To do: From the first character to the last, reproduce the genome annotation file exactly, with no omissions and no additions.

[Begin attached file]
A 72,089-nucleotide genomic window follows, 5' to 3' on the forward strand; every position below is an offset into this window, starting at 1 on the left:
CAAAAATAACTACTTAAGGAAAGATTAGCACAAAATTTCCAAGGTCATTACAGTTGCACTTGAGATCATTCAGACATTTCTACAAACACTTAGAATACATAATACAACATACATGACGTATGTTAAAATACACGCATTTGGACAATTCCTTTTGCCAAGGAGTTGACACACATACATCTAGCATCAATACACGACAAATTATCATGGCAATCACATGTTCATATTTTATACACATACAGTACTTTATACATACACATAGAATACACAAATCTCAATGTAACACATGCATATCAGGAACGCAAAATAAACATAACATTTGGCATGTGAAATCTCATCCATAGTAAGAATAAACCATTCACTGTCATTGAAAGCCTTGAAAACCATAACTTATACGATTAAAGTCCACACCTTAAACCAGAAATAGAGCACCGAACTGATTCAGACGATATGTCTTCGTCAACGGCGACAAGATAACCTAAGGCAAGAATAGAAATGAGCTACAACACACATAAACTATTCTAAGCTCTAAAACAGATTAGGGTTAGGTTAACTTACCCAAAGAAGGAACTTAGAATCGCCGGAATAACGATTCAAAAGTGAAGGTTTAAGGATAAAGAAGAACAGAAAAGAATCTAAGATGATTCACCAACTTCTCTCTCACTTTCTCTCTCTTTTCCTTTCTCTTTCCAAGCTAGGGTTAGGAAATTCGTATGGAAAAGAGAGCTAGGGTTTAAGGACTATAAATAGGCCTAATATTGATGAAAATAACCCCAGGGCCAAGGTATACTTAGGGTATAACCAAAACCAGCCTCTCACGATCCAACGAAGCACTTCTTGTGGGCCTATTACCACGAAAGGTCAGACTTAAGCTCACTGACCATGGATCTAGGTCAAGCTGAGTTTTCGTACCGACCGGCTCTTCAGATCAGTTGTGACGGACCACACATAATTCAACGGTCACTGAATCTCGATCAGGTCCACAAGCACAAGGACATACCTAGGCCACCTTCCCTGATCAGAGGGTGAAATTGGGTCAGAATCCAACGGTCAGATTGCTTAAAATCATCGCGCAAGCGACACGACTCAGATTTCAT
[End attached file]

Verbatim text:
A 72,089-nucleotide genomic window follows, 5' to 3' on the forward strand; every position below is an offset into this window, starting at 1 on the left:
CAAAAATAACTACTTAAGGAAAGATTAGCACAAAATTTCCAAGGTCATTACAGTTGCACTTGAGATCATTCAGACATTTCTACAAACACTTAGAATACATAATACAACATACATGACGTATGTTAAAATACACGCATTTGGACAATTCCTTTTGCCAAGGAGTTGACACACATACATCTAGCATCAATACACGACAAATTATCATGGCAATCACATGTTCATATTTTATACACATACAGTACTTTATACATACACATAGAATACACAAATCTCAATGTAACACATGCATATCAGGAACGCAAAATAAACATAACATTTGGCATGTGAAATCTCATCCATAGTAAGAATAAACCATTCACTGTCATTGAAAGCCTTGAAAACCATAACTTATACGATTAAAGTCCACACCTTAAACCAGAAATAGAGCACCGAACTGATTCAGACGATATGTCTTCGTCAACGGCGACAAGATAACCTAAGGCAAGAATAGAAATGAGCTACAACACACATAAACTATTCTAAGCTCTAAAACAGATTAGGGTTAGGTTAACTTACCCAAAGAAGGAACTTAGAATCGCCGGAATAACGATTCAAAAGTGAAGGTTTAAGGATAAAGAAGAACAGAAAAGAATCTAAGATGATTCACCAACTTCTCTCTCACTTTCTCTCTCTTTTCCTTTCTCTTTCCAAGCTAGGGTTAGGAAATTCGTATGGAAAAGAGAGCTAGGGTTTAAGGACTATAAATAGGCCTAATATTGATGAAAATAACCCCAGGGCCAAGGTATACTTAGGGTATAACCAAAACCAGCCTCTCACGATCCAACGAAGCACTTCTTGTGGGCCTATTACCACGAAAGGTCAGACTTAAGCTCACTGACCATGGATCTAGGTCAAGCTGAGTTTTCGTACCGACCGGCTCTTCAGATCAGTTGTGACGGACCACACATAATTCAACGGTCACTGAATCTCGATCAGGTCCACAAGCACAAGGACATACCTAGGCCACCTTCCCTGATCAGAGGGTGAAATTGGGTCAGAATCCAACGGTCAGATTGCTTAAAATCATCGCGCAAGCGACACGACTCAGATTTCAT